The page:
Expectancy Effect in Three Mind-Body Clinical Trials

Matthew Hicks, Douglas Hanes, Helané Wahbeh

Research output: Contribution to journalArticlepeer-review

9 Scopus citations


Expectancy, arguably the prime component of the placebo effect, has been shown to significantly modify the effects of many treatments. Furthermore, various forms of mind-body interventions have demonstrated effective improvements in outcomes. The aim of this study was to examine the relationship between pretreatment expectations and symptom reduction in a secondary analysis of 3 mind-body intervention programs. An adjusted correlation and regression analysis compared data from a 6-question expectancy questionnaire to a self-reported clinical impression of change score. Only 1 of the 6 expectancy questions in 1 of the 3 studies reached significance (B = 0.087; P =.025). The combined data from all 3 studies did not reveal significant expectancy effects. The positive effects of mindfulness meditation appear to be independent of an expectancy effect.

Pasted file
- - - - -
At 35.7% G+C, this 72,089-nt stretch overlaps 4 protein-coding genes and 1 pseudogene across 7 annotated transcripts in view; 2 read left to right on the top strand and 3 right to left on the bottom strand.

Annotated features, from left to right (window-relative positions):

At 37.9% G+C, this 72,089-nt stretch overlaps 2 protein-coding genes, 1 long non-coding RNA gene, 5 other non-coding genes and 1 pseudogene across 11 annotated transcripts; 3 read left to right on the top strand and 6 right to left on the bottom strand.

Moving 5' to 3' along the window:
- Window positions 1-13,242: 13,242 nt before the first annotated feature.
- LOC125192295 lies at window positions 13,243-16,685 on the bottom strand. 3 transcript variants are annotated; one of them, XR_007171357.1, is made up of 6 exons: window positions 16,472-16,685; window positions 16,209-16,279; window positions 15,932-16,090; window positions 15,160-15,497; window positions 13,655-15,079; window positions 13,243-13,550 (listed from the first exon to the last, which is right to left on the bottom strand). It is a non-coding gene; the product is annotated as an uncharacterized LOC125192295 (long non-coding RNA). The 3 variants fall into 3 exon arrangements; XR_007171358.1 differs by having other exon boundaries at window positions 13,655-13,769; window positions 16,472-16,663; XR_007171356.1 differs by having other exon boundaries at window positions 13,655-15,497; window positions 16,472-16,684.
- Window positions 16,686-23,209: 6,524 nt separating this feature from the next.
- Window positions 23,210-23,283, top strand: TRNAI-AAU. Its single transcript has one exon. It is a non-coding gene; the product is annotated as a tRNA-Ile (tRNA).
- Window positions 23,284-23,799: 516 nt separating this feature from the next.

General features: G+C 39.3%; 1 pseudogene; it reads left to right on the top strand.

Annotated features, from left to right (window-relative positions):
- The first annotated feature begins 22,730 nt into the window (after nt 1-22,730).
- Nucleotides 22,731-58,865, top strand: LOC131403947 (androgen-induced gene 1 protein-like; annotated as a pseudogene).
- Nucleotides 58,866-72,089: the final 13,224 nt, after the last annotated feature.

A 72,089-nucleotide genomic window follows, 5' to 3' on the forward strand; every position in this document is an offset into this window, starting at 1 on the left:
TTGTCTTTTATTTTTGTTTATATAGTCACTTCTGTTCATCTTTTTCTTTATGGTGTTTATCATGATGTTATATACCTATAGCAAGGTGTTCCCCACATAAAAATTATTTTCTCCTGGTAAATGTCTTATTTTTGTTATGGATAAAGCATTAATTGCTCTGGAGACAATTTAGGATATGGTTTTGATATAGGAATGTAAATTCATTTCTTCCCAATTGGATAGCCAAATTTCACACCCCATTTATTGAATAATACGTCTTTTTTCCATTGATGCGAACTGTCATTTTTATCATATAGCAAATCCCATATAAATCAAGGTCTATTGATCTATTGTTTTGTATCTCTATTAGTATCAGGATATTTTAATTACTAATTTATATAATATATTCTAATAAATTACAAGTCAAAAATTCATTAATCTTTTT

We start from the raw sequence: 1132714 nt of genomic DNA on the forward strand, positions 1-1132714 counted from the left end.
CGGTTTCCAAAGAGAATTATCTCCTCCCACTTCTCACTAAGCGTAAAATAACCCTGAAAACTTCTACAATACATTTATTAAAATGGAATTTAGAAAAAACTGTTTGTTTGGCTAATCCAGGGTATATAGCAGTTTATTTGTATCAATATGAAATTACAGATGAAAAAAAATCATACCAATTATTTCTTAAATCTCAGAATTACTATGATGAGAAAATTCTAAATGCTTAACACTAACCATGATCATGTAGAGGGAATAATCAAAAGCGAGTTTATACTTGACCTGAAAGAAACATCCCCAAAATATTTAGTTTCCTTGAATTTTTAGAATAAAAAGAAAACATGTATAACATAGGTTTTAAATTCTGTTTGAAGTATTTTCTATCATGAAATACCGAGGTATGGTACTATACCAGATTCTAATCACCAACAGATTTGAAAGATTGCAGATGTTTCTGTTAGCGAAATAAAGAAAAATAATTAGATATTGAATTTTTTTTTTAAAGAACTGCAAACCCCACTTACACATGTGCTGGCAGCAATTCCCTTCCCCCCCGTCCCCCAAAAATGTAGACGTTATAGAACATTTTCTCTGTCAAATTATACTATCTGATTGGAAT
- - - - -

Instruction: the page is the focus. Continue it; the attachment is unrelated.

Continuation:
Original languageEnglish (US)
Pages (from-to)NP103-NP109
JournalJournal of Evidence-Based Complementary and Alternative Medicine
Issue number4
StatePublished - Oct 1 2016


  • expectancy
  • meditation
  • mind-body
  • mindfulness-based stress reduction

ASJC Scopus subject areas

  • Complementary and alternative medicine


Dive into the research topics of 'Expectancy Effect in Three Mind-Body Clinical Trials'. Together they form a unique fingerprint.

Cite this